Thursday, March 3, 2011

Ahmet Şık and Nedim Sener Caught Up in Ergenekon Press Raids

Journalist Ahmet Şık has been detained in the Ergenekon investigation. Most ironically, Şık helped to expose the Ergenekon group as well as past coups against the government. Colleagues say it is highly unlikely he had anything to do with Ergenekon. More likely: He was working on a book on links between the Gulen Movement and the Turkish police . . . playing with fire indeed.

From Hurriyet Daily News:
Turkish police Thursday targeted more journalists as part of a controversial probe into alleged coup plots, among them a prominent award-winning reporter, Anatolia news agency reported.

Police were searching the homes of 11 people in Istanbul and Ankara, following a similar raid targeting the media last month that sparked an outcry over press freedom in EU-hopeful Turkey and drew a U.S. rebuke, Agence France-Presse reported.

A prosecutor issued a detention order for the suspects, and journalist Ahmet Şık was detained after his home was searched for six hours, daily Hürriyet reported on its website. Nine others, mostly journalists, were also detained, The Associated Press reported.

Şık already faces prosecution for co-writing a critical book about the crackdown on the so-called Ergenekon network, broadcaster NTV reported.

Police had reportedly discovered a draft book by Şık that allegedly focuses on the religious groupings within the police force on the hard disk of one computer seized in last month's raid on Oda TV, several news websites said.

Also among the suspects was Nedim Şener, an investigative reporter for daily Milliyet and author who last year received the International Press Institute's "World Press Freedom Hero" award for a book that put blame on the security forces in the 2007 murder of Turkish-Armenian journalist Hrant Dink.
Şık (use Turkish letters when spelling!) and Sener have both been in-and-out of the news in recent years, and neither can be loved much by the government. Radikal journalist Şık's most recent investigation of links between the Turkish police and the Gulen movement, a most controversial subject in Turkey, has certainly not won the journalist any friends, and many have speculated in the Turkish media that this was the reason for his arrest.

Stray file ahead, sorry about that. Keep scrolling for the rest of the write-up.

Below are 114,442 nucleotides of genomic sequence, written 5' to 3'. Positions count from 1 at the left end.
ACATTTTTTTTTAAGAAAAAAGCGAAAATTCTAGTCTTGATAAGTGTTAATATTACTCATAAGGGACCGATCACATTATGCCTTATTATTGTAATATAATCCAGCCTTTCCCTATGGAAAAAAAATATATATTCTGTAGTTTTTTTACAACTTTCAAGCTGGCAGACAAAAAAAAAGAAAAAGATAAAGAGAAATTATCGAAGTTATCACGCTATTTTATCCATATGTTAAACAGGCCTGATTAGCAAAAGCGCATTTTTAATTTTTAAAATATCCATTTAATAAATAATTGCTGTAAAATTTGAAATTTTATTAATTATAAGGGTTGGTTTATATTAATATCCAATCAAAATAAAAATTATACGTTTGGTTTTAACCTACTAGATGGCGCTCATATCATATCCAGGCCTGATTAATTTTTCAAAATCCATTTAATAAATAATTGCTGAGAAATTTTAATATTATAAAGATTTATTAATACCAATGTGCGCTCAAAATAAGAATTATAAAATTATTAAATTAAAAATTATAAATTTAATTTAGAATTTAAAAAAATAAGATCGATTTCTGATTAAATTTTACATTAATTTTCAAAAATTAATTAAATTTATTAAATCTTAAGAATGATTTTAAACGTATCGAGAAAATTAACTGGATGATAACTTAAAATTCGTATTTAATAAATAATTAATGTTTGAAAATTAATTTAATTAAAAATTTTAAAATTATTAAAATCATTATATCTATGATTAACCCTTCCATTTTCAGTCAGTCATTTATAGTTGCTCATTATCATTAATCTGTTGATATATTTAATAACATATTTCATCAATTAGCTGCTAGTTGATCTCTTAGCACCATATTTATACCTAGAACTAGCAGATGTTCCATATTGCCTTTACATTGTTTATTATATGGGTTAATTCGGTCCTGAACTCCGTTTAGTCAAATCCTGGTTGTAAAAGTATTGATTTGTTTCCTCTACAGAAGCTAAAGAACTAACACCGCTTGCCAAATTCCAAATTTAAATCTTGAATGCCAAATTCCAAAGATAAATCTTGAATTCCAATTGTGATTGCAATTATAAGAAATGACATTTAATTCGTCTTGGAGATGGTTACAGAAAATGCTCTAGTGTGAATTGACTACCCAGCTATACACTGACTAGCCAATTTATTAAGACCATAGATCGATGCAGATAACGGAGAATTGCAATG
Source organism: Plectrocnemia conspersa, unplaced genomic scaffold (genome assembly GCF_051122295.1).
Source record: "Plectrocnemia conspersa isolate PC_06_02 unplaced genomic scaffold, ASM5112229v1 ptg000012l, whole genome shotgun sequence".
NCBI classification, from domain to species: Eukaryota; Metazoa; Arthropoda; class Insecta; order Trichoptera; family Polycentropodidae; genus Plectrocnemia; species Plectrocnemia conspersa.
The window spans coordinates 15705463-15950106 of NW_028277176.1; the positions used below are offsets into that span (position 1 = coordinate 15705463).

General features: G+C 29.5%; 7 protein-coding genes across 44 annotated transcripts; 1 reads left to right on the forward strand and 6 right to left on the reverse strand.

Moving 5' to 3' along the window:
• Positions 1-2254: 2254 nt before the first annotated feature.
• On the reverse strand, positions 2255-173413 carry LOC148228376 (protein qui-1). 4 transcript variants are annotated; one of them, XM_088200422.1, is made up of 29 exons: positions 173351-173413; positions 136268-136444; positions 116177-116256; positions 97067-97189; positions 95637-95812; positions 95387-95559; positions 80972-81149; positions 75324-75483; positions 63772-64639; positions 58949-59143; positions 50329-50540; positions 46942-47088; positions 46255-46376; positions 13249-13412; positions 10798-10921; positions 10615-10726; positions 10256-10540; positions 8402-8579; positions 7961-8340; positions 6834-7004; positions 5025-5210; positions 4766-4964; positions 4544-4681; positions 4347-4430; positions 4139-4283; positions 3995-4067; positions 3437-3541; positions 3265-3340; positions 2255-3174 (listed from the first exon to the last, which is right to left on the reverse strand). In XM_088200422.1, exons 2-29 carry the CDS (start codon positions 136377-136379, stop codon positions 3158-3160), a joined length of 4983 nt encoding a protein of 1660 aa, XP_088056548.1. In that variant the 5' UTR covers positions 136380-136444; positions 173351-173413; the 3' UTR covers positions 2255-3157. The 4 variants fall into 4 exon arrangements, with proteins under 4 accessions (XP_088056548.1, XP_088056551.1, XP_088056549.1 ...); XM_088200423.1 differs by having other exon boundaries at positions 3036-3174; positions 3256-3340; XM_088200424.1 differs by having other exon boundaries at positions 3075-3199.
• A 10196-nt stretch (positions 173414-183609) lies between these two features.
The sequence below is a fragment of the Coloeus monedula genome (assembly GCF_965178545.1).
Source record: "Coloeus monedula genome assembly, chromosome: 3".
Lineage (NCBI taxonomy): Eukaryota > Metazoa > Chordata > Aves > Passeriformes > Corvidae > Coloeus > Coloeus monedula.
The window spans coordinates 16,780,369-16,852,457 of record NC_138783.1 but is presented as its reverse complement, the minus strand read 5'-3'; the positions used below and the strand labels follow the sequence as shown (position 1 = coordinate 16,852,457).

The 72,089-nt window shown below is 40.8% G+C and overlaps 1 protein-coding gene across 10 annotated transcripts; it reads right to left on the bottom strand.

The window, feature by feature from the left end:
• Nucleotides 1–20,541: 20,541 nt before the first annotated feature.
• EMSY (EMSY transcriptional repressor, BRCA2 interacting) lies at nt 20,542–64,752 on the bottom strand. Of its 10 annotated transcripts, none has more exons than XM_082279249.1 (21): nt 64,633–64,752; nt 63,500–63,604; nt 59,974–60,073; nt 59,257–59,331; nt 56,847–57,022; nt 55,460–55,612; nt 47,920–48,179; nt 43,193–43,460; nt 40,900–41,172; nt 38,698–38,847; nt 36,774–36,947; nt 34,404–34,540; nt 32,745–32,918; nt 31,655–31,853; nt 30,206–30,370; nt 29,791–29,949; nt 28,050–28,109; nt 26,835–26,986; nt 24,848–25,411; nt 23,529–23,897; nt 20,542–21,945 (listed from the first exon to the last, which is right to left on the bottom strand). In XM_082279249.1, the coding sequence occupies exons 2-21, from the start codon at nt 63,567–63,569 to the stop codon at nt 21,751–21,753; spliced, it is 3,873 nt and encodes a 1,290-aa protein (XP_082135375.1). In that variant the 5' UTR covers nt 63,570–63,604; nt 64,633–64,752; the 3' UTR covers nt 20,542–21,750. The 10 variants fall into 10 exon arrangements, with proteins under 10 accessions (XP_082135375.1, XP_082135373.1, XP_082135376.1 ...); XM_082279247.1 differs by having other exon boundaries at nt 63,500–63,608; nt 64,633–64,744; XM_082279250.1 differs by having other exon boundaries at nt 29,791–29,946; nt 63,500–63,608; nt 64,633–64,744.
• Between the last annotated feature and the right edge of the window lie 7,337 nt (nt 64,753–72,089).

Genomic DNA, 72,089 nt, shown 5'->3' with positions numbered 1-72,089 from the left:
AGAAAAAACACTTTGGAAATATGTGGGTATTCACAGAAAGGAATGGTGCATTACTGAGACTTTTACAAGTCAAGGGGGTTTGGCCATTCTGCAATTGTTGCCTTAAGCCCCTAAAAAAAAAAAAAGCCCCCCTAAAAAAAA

The government has taken a lot of domestic and international heat for its treatment of the press, and many have long accused the government of using the Ergenekon investigation to silence its critics, including journalists.
The current situation is “ridiculous and tragic,” said journalist Ertuğrul Mavioğlu, noting that Ahmet Şık, one of the journalists whose homes were searched, had been instrumental in opening the Ergenekon case in the first place. The diaries in Şık’s “Coup Diaries” story for weekly Nokta in 2007, an article that led to the magazine being shut down, were among the key evidence that led to the investigation, Mavioğlu said.

It is a very “immoral accusation to place Ahmet Şık next to the ‘deep state’ and Ergenekon,” said Mavioğlu, a journalist with daily Radikal and co-author with Şık of a two-volume book about the Ergenekon case. Speaking to the Daily News while in front of Şık’s house as the search continued, he said he cannot compare the situation to anything but McCarthyism.
For more reaction against the arrests, including a strong denunciation by CHP leader Kemal Kilicdaroglu and CHP deputy leader in charge of human rights (who I interviewed last summer), click here. For more on Sener and the trumped up charges he faced last year for leaking state secrets (that could be found in public documents), click here.

Shame, shame, the whole way round . . .

UPDATE I (3/4) -- The Turkish Journalists Association (TGD) has issued a statement in regard to the press raids (thanks to Bianet): 60 journalists are currently detained in prison; more than 2,000 journalists are being prosecuted. Investigations have been launched against 4,000 journalists. Death threats against journalists and trials carrying hundreds of years of imprisonment and are continuing.

. . . .

The government seems to remain a passive spectator of the threats against press freedom and journalists by giving the impression that they are not disturbed by the situation that the source of the threats is not being removed. Crimes of thought are on the rise again in this country with journalists being taken into custody, arrested and tried.

Head of the Turkey-EU Joint Parliamentary Commission Helene Flautre has made the following statement on the arrests: "The professional orientation and research carried out by the journalists do not give the impression that they are affiliated with nationalists and supporters of a coup like the Ergenekon organization, I think."

UPDATE II (3/5) -- The New York Times' Sebnem Arsu has the story here.

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